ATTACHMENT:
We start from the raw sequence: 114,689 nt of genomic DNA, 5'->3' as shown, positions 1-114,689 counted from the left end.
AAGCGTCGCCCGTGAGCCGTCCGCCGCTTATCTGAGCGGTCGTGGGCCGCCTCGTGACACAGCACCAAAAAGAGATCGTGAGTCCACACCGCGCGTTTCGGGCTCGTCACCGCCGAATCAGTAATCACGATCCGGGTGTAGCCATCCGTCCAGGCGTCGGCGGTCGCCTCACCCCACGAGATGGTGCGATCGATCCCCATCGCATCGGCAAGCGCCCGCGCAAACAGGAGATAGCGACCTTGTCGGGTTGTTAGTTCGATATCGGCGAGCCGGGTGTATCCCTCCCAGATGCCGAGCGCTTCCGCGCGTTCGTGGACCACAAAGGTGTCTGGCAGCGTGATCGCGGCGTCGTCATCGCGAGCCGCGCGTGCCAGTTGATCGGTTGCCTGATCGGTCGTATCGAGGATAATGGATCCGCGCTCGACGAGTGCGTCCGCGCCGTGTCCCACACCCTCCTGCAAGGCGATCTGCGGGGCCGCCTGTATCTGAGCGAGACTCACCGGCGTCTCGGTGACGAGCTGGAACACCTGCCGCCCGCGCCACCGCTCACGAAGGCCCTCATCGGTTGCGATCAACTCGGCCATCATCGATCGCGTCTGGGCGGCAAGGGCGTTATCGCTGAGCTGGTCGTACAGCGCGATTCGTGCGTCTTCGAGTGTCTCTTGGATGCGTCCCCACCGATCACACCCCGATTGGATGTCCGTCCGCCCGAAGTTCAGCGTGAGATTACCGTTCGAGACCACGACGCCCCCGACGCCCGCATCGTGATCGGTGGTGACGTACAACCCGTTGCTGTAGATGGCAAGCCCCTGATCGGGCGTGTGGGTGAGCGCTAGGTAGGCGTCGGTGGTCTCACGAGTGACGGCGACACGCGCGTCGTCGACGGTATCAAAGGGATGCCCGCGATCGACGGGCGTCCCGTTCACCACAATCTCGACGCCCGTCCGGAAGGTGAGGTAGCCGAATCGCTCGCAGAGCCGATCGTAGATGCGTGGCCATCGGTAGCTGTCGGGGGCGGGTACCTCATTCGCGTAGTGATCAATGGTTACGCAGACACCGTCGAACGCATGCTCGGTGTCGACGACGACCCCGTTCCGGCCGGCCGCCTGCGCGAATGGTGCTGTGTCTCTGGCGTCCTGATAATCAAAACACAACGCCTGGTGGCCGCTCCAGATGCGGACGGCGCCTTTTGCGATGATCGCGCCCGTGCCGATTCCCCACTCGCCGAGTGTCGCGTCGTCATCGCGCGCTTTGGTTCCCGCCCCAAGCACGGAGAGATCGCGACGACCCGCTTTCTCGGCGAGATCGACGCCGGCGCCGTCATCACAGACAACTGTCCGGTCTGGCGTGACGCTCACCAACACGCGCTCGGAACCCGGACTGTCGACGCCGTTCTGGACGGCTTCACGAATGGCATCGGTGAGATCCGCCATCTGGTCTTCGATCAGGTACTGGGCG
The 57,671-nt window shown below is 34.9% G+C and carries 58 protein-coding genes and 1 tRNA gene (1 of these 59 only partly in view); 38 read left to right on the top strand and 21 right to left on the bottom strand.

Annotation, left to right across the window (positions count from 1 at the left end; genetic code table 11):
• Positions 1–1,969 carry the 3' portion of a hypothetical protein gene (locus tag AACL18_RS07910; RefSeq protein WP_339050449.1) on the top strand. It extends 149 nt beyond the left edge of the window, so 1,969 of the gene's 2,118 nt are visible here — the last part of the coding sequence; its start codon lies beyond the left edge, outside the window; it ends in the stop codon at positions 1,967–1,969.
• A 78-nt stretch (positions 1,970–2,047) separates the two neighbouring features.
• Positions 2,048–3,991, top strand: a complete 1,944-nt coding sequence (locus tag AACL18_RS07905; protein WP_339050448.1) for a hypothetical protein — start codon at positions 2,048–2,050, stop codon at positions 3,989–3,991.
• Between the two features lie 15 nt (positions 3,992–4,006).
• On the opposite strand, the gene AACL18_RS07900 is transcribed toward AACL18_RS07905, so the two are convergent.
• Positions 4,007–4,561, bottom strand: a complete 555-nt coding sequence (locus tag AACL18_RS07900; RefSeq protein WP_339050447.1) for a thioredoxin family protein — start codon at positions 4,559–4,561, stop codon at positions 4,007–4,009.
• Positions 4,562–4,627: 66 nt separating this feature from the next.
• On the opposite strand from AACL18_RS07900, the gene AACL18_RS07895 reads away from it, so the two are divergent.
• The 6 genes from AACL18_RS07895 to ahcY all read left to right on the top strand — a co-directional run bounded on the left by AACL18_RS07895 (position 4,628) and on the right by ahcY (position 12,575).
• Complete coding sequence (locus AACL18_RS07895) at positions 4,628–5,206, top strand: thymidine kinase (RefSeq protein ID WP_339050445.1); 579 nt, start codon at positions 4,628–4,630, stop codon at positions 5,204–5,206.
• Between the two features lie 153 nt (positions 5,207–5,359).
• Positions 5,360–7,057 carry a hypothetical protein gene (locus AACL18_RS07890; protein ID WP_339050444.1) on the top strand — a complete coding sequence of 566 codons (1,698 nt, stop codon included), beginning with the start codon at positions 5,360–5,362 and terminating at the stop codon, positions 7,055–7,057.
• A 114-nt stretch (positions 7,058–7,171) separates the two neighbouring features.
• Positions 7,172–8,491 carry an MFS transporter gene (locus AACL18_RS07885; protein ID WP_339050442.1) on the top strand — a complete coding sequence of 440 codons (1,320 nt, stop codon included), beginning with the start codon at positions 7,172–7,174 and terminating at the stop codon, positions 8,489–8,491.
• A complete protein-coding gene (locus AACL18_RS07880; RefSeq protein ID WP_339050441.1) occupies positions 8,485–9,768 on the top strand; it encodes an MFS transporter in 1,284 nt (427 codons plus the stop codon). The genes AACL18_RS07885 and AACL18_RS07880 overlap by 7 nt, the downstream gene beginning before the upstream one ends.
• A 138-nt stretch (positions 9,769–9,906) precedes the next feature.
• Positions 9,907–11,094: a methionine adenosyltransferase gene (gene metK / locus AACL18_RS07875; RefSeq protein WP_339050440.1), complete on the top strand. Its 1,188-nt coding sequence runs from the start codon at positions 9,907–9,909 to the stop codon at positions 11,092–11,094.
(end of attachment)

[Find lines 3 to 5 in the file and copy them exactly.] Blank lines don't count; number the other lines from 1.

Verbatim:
The 57,671-nt window shown below is 34.9% G+C and carries 58 protein-coding genes and 1 tRNA gene (1 of these 59 only partly in view); 38 read left to right on the top strand and 21 right to left on the bottom strand.

Annotation, left to right across the window (positions count from 1 at the left end; genetic code table 11):
• Positions 1–1,969 carry the 3' portion of a hypothetical protein gene (locus tag AACL18_RS07910; RefSeq protein WP_339050449.1) on the top strand. It extends 149 nt beyond the left edge of the window, so 1,969 of the gene's 2,118 nt are visible here — the last part of the coding sequence; its start codon lies beyond the left edge, outside the window; it ends in the stop codon at positions 1,967–1,969.